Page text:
Wednesday, July 20, 2005

"Peace" (Elaine filling in for Rebecca at Sex and Politics and Screeds and Attitude)

Elaine's just posted her second entry while filling in for Rebecca. She had four times as many items/excerpts as what's up there. And as soon as she posted, she starts cursing herself (she's on the phone now) for the title. (She's also unsure if she chose the best of the selections she had picked.) But she does seem more comfortable with the process (sounds hard to believe, but if you know Elaine . . .) than she was yesterday.

You can continue to write her at this site and I'll forward your e-mails on to her. I didn't think she had the password to Rebecca's account (she doesn't). Gina and Krista will have an interview with her in their gina & krista round-robin Friday. (They'll be doing the interview Thursday evening to give her a few more days of filling in for Rebecca. Which is good because her self-criticsm right now is lacerating.)

As promised last night, here's her entry from her first day of filling in. It's entitled "Peace:"

Rebecca's on vacation. I'm her friend Elaine. Thanks to C.I. (for help and patience). Here are some things I'm noting.

Former reporter pushes peace studies (Reuters)
Colman McCarthy loves the long-shot. Good thing, too, because the journalist-turned-peace activist is betting that warlike humanity will some day evolve into enlightened creatures guided by love and harmony.
"We can't be the final product of evolution, unless there's some kind of cosmic sick-joke going on," McCarthy chuckled after treating a classroom of sleepy teen-age boys to a varied discussion about gun violence, forgiveness and U.S. foreign policy.
For years now, the bespectacled 64-year-old has been trying to get American educators to see violence as learned behavior that can be overcome by adding comprehensive peace studies programs to the curriculum at the nation's 80,000 elementary schools, 26,000 high schools and 3,100 colleges.
"People who are going to be on death row are now in first- or second-grade, and so are people who are going to be in the White House. If we don't teach them peace, someone else will teach them violence," he told Reuters during a recent visit to an Episcopal-run prep school in the Philadelphia suburbs.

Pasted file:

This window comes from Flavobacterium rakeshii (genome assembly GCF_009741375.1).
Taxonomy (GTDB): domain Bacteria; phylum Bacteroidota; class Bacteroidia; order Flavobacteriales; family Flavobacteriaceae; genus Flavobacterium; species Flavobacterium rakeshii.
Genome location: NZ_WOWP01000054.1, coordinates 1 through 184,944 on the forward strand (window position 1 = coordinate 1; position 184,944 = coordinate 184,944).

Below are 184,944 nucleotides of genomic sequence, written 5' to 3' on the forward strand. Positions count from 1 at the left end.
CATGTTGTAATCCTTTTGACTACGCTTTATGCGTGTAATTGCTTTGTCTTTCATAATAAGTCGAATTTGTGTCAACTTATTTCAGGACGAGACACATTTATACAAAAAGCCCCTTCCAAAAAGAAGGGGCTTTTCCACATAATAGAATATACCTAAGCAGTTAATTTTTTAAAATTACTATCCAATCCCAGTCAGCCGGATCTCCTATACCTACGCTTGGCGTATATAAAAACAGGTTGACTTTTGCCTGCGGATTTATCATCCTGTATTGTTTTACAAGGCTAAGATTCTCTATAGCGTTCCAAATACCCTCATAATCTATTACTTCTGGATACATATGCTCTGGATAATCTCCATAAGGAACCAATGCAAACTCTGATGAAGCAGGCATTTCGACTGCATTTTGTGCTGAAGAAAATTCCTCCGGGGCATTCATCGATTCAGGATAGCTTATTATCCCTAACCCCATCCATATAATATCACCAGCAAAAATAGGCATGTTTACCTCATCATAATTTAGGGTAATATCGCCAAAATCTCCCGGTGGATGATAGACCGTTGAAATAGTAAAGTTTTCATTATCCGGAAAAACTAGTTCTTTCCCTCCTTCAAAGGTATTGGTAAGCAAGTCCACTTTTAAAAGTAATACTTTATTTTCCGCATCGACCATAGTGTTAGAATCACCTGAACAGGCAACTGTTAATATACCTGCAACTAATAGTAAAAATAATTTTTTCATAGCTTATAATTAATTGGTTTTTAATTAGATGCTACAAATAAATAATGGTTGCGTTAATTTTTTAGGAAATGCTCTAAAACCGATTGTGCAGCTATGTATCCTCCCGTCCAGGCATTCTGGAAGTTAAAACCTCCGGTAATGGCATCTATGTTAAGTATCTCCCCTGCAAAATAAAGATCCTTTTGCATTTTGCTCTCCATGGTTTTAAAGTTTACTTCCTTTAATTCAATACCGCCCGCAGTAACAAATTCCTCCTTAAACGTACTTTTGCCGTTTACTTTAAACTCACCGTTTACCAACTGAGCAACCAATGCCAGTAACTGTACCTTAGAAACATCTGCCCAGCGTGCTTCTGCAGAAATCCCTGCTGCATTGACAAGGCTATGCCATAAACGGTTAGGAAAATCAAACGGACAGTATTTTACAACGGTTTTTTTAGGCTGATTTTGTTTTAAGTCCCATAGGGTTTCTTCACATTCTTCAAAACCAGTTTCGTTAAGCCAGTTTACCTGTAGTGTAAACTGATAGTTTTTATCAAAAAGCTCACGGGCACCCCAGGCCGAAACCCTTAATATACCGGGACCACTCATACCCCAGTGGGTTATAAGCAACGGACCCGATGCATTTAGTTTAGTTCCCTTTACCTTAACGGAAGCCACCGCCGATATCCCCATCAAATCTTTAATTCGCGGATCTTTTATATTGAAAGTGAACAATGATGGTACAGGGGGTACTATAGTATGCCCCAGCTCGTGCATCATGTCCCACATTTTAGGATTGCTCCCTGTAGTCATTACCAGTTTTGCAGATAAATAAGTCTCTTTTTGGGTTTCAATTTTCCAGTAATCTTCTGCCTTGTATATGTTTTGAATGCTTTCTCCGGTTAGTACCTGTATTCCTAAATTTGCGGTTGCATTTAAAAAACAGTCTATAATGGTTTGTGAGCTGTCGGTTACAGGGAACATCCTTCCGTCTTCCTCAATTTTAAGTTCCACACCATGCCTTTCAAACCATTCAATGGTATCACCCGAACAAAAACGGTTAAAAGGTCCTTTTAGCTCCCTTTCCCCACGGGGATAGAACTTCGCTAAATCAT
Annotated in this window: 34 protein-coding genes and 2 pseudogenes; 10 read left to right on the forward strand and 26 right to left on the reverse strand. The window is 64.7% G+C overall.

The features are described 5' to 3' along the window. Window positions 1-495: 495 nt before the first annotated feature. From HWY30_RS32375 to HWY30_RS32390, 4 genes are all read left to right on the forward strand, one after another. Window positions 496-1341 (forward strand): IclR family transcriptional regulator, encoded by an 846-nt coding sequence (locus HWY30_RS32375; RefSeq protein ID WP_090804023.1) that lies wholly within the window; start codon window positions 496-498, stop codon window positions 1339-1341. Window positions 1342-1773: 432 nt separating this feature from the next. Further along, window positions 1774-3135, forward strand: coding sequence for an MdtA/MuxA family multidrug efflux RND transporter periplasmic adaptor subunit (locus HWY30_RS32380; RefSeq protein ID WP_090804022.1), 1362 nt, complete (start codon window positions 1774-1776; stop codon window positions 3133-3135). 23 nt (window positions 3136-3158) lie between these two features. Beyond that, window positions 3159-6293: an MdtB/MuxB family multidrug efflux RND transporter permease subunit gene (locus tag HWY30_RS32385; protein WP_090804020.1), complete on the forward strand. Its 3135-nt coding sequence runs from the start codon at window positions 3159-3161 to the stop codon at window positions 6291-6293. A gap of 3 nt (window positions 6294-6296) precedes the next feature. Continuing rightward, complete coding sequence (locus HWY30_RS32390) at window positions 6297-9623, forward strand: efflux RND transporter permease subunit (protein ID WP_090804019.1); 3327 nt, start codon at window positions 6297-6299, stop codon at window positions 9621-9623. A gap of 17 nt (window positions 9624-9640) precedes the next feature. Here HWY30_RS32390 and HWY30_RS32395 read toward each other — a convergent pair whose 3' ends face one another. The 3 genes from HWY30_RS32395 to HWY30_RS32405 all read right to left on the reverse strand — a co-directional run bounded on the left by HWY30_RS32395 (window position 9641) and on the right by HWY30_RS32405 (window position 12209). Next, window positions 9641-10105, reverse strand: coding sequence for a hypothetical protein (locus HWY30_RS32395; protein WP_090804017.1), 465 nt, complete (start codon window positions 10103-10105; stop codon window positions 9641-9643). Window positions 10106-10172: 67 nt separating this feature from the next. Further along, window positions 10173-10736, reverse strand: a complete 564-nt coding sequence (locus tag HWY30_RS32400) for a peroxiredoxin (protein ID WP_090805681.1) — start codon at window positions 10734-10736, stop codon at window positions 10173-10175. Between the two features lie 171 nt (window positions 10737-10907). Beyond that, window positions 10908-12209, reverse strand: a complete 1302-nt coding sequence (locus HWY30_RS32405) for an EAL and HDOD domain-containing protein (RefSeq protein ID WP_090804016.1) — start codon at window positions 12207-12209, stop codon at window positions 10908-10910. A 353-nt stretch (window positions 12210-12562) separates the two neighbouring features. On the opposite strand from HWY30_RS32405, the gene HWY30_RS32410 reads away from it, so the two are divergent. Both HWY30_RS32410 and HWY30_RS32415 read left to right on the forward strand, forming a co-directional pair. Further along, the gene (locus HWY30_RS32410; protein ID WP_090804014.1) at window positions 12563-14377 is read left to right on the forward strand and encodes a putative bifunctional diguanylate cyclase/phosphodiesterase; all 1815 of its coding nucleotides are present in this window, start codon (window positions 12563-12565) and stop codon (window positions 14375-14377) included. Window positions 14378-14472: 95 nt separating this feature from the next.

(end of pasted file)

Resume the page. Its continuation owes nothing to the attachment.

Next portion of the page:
"The most revolutionary thing anybody can do is to raise good, honest and generous children who will question the answers of people who say the answer is violence. That's what the schools should be doing."
Statistics on the sheer toll of violence are commonplace: 10,000 people murdered with handguns each year in the United States, and domestic abuse the leading cause of injury among U.S. women, he says.
[. . .]
He says kids need to study closely the history of the peace movement, starting with the lives and ideas of Mahatma Gandhi, Martin Luther King, Dorothy Day, the Berrigan brothers and other radicals.
And he wants to teach kids that American violence goes hand-in-hand with widely accepted conventionalities such as economic competition, conspicuous consumption, tax cuts, U.S. foreign policy and gigantic Pentagon budgets.

Over Two Million People Take to the Streets Around the World in Global Protests Marking the One-Year Anniversary of Iraq War (United for Peace & Justice)
On Saturday, March 20, upwards of 2 million people took to the streets around the world to protest the one-year anniversary of the invasion of Iraq. People in more than 60 countries throughout the world - from Japan to South Korea to Spain to Australia to South Africa - called for an end to the occupation, which they believe is only increasing violence and insecurity in Iraq.
The March 20 global day of protest surpassed the expectations of its organizers, both in terms of the number of cities and countries that organized events and the number of people who took to the streets. Under the banner, "The World Still Says No To War," at least 300 U.S. cities and towns held anti-war events on Saturday, as did more than 275 other cities throughout the world.
In the United States, notable protests included a 100,000-person march and rally in New York City, and a similar event in San Francisco attended by more than 50,000. In Crawford, Texas, where President George Bush owns a ranch and often vacations, 1,000 protesters converged to repudiate his militaristic policies and call for a diversion of the billions of dollars that are being spent on war to domestic programs like schools, health clinics, and unemployment benefits. Military families and veterans led a protest that drew 1,500 to Fayetteville, North Carolina, outside the Fort Bragg military base.

Resource Center for Nonviolence Santa Clara, CA:
1) We will not harm anyone, but will be nonviolent in words and actions.
2) We will treat every person with respect.
3) We will not damage or deface property.
4) We will not carry any weapons.
5) We will not bring or use any alcohol or drugs, other than for medical purposes.
6) We will not resist arrest.
"The rays of the sun are many through refraction, but they have the same source. I cannot therefore detach myself from the wickedest soul (nor may I be denied identity with the most virtuous). "
"The means may be likened to a seed, the end to a tree; and there is just the same inviolable connection between the means and the end as there is between the seed and the tree."
- Mohandas Gandhi
There is nothing, except a tragic death wish, to prevent us from reordering our priorities so that pursuit of peace will take precedence over the pursuit of war.
-Martin Luther King, Jr.

Peace Quotes (Peace Center)
If it's natural to kill, how come men have to go into training to learn how?
Joan Baez

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